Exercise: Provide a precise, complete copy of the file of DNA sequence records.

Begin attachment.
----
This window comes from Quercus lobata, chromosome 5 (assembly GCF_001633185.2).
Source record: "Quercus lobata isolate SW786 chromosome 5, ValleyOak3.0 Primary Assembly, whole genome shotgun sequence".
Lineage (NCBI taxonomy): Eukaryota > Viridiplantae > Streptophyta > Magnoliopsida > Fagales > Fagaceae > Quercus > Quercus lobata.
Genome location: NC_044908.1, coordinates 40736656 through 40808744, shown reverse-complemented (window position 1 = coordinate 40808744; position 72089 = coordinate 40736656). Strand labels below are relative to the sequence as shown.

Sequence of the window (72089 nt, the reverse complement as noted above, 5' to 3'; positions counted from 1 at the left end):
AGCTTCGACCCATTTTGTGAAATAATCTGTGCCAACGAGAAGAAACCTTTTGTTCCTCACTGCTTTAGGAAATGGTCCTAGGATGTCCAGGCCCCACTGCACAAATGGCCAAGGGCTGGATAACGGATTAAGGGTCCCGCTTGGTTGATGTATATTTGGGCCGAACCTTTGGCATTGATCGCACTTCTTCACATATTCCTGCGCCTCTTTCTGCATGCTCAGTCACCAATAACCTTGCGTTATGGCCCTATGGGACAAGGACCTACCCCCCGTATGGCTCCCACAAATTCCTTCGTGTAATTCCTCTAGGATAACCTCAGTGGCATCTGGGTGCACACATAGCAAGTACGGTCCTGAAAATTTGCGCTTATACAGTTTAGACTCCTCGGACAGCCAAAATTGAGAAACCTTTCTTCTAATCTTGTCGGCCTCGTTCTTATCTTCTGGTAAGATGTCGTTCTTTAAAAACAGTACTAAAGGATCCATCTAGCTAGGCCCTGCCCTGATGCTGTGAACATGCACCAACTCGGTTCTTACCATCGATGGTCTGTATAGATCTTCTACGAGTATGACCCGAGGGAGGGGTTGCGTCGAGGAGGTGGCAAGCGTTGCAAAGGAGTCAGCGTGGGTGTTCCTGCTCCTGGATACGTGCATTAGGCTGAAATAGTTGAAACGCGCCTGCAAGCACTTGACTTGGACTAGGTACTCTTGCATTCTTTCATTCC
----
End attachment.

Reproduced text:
This window comes from Quercus lobata, chromosome 5 (assembly GCF_001633185.2).
Source record: "Quercus lobata isolate SW786 chromosome 5, ValleyOak3.0 Primary Assembly, whole genome shotgun sequence".
Lineage (NCBI taxonomy): Eukaryota > Viridiplantae > Streptophyta > Magnoliopsida > Fagales > Fagaceae > Quercus > Quercus lobata.
Genome location: NC_044908.1, coordinates 40736656 through 40808744, shown reverse-complemented (window position 1 = coordinate 40808744; position 72089 = coordinate 40736656). Strand labels below are relative to the sequence as shown.

Sequence of the window (72089 nt, the reverse complement as noted above, 5' to 3'; positions counted from 1 at the left end):
AGCTTCGACCCATTTTGTGAAATAATCTGTGCCAACGAGAAGAAACCTTTTGTTCCTCACTGCTTTAGGAAATGGTCCTAGGATGTCCAGGCCCCACTGCACAAATGGCCAAGGGCTGGATAACGGATTAAGGGTCCCGCTTGGTTGATGTATATTTGGGCCGAACCTTTGGCATTGATCGCACTTCTTCACATATTCCTGCGCCTCTTTCTGCATGCTCAGTCACCAATAACCTTGCGTTATGGCCCTATGGGACAAGGACCTACCCCCCGTATGGCTCCCACAAATTCCTTCGTGTAATTCCTCTAGGATAACCTCAGTGGCATCTGGGTGCACACATAGCAAGTACGGTCCTGAAAATTTGCGCTTATACAGTTTAGACTCCTCGGACAGCCAAAATTGAGAAACCTTTCTTCTAATCTTGTCGGCCTCGTTCTTATCTTCTGGTAAGATGTCGTTCTTTAAAAACAGTACTAAAGGATCCATCTAGCTAGGCCCTGCCCTGATGCTGTGAACATGCACCAACTCGGTTCTTACCATCGATGGTCTGTATAGATCTTCTACGAGTATGACCCGAGGGAGGGGTTGCGTCGAGGAGGTGGCAAGCGTTGCAAAGGAGTCAGCGTGGGTGTTCCTGCTCCTGGATACGTGCATTAGGCTGAAATAGTTGAAACGCGCCTGCAAGCACTTGACTTGGACTAGGTACTCTTGCATTCTTTCATTCC